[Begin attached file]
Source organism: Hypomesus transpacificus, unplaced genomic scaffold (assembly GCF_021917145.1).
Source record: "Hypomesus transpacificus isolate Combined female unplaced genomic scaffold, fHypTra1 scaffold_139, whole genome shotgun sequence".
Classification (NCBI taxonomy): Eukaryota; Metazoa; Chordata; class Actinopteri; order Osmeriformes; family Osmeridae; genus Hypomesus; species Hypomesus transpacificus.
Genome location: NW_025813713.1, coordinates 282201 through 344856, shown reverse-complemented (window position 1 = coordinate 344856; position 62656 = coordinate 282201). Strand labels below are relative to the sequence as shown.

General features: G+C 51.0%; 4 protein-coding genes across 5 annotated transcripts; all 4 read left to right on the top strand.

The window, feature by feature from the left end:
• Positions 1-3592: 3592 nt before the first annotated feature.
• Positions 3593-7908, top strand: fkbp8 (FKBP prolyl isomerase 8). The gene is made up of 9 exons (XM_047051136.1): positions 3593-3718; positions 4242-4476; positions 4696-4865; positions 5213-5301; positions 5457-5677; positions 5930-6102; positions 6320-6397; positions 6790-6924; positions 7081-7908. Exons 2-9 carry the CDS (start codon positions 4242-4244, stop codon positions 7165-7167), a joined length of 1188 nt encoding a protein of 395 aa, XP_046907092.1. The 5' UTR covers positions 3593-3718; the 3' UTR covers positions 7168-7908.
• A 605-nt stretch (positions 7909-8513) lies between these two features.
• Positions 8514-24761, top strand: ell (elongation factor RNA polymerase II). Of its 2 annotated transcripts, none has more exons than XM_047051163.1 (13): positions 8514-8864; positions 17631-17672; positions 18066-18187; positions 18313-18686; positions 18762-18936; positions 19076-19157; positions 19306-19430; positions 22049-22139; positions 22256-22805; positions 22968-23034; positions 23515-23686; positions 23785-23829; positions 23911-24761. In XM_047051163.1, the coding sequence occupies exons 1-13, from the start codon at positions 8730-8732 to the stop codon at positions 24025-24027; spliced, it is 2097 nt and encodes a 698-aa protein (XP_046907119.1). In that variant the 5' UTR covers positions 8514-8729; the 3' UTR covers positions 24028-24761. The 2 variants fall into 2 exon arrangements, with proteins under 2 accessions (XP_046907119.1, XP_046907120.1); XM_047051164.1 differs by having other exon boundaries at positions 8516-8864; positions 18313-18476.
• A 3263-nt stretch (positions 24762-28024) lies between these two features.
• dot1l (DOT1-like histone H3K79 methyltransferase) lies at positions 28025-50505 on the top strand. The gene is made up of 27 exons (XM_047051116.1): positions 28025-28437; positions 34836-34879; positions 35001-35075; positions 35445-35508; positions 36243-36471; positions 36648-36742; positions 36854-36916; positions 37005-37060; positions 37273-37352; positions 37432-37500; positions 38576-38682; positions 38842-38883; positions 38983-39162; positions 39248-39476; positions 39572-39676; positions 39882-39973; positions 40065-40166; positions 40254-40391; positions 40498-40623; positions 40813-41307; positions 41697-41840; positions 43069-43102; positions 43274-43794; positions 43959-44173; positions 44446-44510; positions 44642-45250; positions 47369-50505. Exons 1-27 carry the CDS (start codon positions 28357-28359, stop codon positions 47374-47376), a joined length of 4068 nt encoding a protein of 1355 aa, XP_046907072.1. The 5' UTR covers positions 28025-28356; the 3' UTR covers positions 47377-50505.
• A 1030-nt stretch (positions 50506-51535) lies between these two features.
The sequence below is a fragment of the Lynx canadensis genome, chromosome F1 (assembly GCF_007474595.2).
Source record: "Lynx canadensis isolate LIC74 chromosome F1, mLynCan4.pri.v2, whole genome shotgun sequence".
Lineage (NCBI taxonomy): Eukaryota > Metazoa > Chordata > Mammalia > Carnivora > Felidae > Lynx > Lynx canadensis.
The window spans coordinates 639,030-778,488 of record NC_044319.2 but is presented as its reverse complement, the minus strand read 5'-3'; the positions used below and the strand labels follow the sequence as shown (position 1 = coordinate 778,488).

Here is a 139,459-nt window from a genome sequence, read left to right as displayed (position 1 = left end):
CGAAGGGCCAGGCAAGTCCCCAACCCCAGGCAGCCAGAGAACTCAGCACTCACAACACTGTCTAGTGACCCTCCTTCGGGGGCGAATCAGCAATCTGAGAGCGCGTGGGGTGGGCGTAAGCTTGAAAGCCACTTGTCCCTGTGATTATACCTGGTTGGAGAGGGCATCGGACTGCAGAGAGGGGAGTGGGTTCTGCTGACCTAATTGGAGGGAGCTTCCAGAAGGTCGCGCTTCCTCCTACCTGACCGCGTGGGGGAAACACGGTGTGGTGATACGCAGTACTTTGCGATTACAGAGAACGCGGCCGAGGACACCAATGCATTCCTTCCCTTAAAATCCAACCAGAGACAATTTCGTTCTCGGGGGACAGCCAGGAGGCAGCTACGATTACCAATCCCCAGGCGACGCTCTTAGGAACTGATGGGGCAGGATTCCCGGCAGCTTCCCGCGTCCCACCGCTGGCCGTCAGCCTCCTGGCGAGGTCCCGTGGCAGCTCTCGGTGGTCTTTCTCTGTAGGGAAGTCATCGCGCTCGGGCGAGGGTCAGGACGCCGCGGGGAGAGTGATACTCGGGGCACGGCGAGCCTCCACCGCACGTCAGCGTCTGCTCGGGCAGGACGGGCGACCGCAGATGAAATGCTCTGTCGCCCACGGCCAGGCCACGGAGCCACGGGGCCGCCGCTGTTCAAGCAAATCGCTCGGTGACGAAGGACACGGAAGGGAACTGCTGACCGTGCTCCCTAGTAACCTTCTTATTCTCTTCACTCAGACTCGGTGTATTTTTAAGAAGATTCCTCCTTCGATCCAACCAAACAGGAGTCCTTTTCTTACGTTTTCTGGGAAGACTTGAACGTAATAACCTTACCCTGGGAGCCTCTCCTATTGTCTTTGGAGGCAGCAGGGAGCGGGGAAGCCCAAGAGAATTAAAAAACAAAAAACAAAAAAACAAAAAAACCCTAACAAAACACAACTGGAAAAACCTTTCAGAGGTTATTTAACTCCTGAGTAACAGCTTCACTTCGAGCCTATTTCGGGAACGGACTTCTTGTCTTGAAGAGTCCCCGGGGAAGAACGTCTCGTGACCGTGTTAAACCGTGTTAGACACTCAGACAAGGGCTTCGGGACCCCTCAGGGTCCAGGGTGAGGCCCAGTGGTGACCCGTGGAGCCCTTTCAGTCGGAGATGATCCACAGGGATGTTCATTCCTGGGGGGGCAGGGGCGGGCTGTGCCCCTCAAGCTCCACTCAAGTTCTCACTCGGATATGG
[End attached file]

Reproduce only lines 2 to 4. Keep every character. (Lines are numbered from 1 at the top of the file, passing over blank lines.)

Source record: "Hypomesus transpacificus isolate Combined female unplaced genomic scaffold, fHypTra1 scaffold_139, whole genome shotgun sequence".
Classification (NCBI taxonomy): Eukaryota; Metazoa; Chordata; class Actinopteri; order Osmeriformes; family Osmeridae; genus Hypomesus; species Hypomesus transpacificus.
Genome location: NW_025813713.1, coordinates 282201 through 344856, shown reverse-complemented (window position 1 = coordinate 344856; position 62656 = coordinate 282201). Strand labels below are relative to the sequence as shown.